Enter Hyde Park, Stage Left

Hyde Park makes its debut as setting and protagonist in a full-length film

How do we think about the neighborhoods we live in? For many, Hyde Park is an idyllic gem on the lake, a case study in urban renewal, or the hub of 15,000 University of Chicago students’ frenetic energy. For filmmaker and self-declared trans-disciplinary healing artist Robert Beshara, it’s a neighborhood ready for its close-up. The neighborhood serves as both setting and protagonist in his unreleased film, Alchemy in Hyde Park.

“It was strange to me that an amazing neighborhood like Hyde Park didn’t have a full-length film set there,” he remarked in an interview over Skype in early February. He maintains that Alchemy in Hyde Park is the first digital feature-length film set and shot entirely in that neighborhood, placing it many steps beyond the measly opening scene in When Harry Met Sally.

The film follows four artists whose lives come to intertwine in an unlikely friendship. Not much more is certain about the plot of this “no-budget” film, although the film’s website reveals that colors, astrological signs, Tarot cards, and other arcane elements are employed as an elaborate network of symbols in the film. University of Chicago professor and co-star Paul Durica, says, however, that these esoteric elements “complement the film but are not critical to its reading.” He revealed also that the film contains no shortage of “love triangles and quadrangles,” balancing those occult symbols with a narrative viewers may be more familiar with.

Beshara, a native of Cairo, had his first encounter with Hyde Park in 2009. Coming to the city to complete a Masters in Fine Arts from Governors State University, he chose the neighborhood for the convenient Metra commute, not anticipating the pull of its vibrant arts and cultural communities. “A lot of people who live on the North Side have a fear of the South Side,” he pointed out, but he was impressed with the diversity in Hyde Park and what he describes as its “magical mix” between an urban and suburban ambiance. Beshara believes that his film has the power to be both informative and commemorative of the neighborhood.

Alchemy in Hyde Park strives towards some notion of hyperlocal cinema, a zoomed-in look at a single community and the way it works. Hyde Park, Beshara explained in his appeal on the crowdfunding website Indiegogo, is personified in the meeting of people from “different backgrounds, people with different interests, and people from different socioeconomic classes” who must turn prejudices into meaningful friendships.

Durica agrees that the struggle for mutual understanding between the film’s main characters (“the academic; the Chicagoans who live outside Hyde Park and view it as a place of privilege; and a guitar-playing, long-haired,  ne’er-do-well”) is a true reflection of the dynamic between the University of Chicago community and the city as a whole.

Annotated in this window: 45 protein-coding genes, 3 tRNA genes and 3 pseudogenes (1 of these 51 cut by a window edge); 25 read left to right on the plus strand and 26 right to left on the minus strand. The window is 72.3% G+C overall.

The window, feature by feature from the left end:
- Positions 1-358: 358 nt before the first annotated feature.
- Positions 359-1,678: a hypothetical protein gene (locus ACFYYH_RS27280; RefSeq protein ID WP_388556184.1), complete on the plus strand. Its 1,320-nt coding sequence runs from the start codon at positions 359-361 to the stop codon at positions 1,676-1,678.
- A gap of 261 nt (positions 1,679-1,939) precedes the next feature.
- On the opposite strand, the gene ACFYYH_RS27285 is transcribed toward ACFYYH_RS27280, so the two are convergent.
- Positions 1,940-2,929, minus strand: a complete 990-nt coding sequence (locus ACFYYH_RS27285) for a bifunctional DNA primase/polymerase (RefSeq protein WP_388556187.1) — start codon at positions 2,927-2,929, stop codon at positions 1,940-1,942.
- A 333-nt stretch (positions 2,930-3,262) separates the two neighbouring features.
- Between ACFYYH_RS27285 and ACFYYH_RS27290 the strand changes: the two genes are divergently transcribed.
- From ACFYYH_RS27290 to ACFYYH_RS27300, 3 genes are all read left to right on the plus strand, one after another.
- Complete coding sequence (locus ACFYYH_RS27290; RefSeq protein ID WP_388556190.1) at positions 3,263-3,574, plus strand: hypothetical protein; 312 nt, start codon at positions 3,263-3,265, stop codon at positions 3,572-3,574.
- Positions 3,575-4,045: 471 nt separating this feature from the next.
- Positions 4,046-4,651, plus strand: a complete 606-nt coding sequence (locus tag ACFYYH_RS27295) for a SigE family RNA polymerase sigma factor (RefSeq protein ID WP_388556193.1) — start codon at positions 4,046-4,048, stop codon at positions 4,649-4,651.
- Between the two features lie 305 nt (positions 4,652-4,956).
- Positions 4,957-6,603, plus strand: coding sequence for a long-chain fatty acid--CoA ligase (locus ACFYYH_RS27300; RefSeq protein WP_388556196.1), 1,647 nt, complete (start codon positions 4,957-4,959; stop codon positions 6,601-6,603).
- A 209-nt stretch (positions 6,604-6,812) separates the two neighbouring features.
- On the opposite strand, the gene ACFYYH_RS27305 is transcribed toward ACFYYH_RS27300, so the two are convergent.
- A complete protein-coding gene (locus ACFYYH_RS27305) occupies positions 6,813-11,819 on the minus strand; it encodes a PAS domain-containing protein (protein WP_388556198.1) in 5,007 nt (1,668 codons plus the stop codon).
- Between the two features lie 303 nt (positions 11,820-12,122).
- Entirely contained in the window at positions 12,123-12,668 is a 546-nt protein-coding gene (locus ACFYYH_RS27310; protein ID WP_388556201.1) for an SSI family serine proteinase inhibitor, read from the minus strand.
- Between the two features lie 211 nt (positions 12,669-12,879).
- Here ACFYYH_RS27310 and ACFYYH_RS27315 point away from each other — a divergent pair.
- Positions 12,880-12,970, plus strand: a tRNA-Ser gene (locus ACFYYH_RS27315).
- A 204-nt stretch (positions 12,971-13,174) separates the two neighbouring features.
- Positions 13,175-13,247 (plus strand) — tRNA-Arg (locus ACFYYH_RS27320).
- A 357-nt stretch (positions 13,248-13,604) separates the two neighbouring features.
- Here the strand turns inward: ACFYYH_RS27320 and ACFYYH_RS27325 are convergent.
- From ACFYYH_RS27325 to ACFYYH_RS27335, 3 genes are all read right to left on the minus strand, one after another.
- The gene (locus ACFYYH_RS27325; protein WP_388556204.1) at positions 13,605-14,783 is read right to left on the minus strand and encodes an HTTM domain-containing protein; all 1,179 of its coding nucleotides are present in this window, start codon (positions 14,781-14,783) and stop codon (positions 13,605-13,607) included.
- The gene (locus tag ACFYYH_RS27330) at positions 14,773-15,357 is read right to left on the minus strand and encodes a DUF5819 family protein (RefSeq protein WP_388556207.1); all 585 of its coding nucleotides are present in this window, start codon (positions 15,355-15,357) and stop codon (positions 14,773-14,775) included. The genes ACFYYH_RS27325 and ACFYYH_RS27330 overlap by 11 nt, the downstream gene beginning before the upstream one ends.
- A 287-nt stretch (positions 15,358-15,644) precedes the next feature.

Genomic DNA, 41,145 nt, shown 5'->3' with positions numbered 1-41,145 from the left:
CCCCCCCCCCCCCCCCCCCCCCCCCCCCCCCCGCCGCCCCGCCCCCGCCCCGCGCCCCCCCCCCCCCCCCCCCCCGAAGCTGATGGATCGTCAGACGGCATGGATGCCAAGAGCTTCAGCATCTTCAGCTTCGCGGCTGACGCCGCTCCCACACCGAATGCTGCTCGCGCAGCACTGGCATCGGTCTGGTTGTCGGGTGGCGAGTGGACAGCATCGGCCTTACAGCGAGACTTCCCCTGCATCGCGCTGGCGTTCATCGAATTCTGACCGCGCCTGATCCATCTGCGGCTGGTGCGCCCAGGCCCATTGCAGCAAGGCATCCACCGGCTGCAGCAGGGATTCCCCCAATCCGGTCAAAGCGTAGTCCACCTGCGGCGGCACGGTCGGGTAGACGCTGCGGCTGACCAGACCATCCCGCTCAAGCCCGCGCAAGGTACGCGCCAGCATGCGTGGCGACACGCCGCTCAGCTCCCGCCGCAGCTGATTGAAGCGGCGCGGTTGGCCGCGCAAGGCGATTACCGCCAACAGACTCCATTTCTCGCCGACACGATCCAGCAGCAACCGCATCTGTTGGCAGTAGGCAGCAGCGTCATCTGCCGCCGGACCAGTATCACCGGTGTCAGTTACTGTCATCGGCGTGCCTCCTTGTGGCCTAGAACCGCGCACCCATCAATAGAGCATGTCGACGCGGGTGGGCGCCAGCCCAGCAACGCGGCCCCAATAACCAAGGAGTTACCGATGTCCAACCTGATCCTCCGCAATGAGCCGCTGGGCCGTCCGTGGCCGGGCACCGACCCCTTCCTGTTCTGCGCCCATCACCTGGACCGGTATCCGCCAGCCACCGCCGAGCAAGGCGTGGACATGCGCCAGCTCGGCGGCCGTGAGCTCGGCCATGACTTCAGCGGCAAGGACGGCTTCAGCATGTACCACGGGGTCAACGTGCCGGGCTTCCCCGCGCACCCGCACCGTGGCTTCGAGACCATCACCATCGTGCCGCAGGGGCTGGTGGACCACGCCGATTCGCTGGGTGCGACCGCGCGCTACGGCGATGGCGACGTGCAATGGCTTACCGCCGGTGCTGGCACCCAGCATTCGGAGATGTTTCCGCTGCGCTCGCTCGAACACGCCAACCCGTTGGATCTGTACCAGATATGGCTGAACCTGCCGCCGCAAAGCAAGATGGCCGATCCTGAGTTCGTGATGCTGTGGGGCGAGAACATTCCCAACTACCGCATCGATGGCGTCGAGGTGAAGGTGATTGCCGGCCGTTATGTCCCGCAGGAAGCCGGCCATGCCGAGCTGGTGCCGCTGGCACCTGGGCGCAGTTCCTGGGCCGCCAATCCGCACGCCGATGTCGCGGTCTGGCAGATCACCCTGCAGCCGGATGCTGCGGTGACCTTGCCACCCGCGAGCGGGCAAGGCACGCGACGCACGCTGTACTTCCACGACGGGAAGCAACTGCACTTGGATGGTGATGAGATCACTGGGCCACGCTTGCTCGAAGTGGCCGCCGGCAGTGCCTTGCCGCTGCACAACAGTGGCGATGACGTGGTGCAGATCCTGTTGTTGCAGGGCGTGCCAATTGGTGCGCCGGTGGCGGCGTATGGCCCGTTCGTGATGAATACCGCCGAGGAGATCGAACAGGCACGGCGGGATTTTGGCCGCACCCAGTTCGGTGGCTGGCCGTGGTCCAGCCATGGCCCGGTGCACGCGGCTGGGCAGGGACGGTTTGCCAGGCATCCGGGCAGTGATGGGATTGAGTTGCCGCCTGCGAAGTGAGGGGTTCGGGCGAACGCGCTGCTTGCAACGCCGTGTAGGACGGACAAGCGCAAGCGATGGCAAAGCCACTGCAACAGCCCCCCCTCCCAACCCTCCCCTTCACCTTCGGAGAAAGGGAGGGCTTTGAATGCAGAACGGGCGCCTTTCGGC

Durica is unsure whether the film was originally intended to portray this truth about Hyde Park specifically. “I don’t think there’s anything deliberate about Hyde Park. If the plot had been slightly different, it could have been in Bridgeport,” Durica remarked. He believes that the existing town-gown dynamic merely “fit the story Robert wanted to tell.”

However, Beshara’s earliest writing about the project, which in May of 2011 he called “The Trans-Film Manifesto,” does feature Hyde Park explicitly. He wrote in that piece that his film would explore a flurry of questions: “What is place? What does Hyde Park mean to those people? Why Hyde Park? What’s so special about it? Is it merely architecture? Is it more?”

Though Beshara’s choice of Hyde Park was deliberate, Durica may have a point. Until the film is released, though, it will be unclear whether it will offer a new and thoughtful look at the dynamics of Hyde Park. Without the veil of esotericism and the preoccupation with breaking artistic conventions, it may end up being a story we have already seen.

As Beshara wrote, though, his true interest is in exploring the mutual interplay between people and place. Durica, too, is optimistic about the film’s reception: “Hyde Parkers will enjoy the film, because they’re a fiercely proud community. They like living here and being involved in shaping the character of the neighborhood.”

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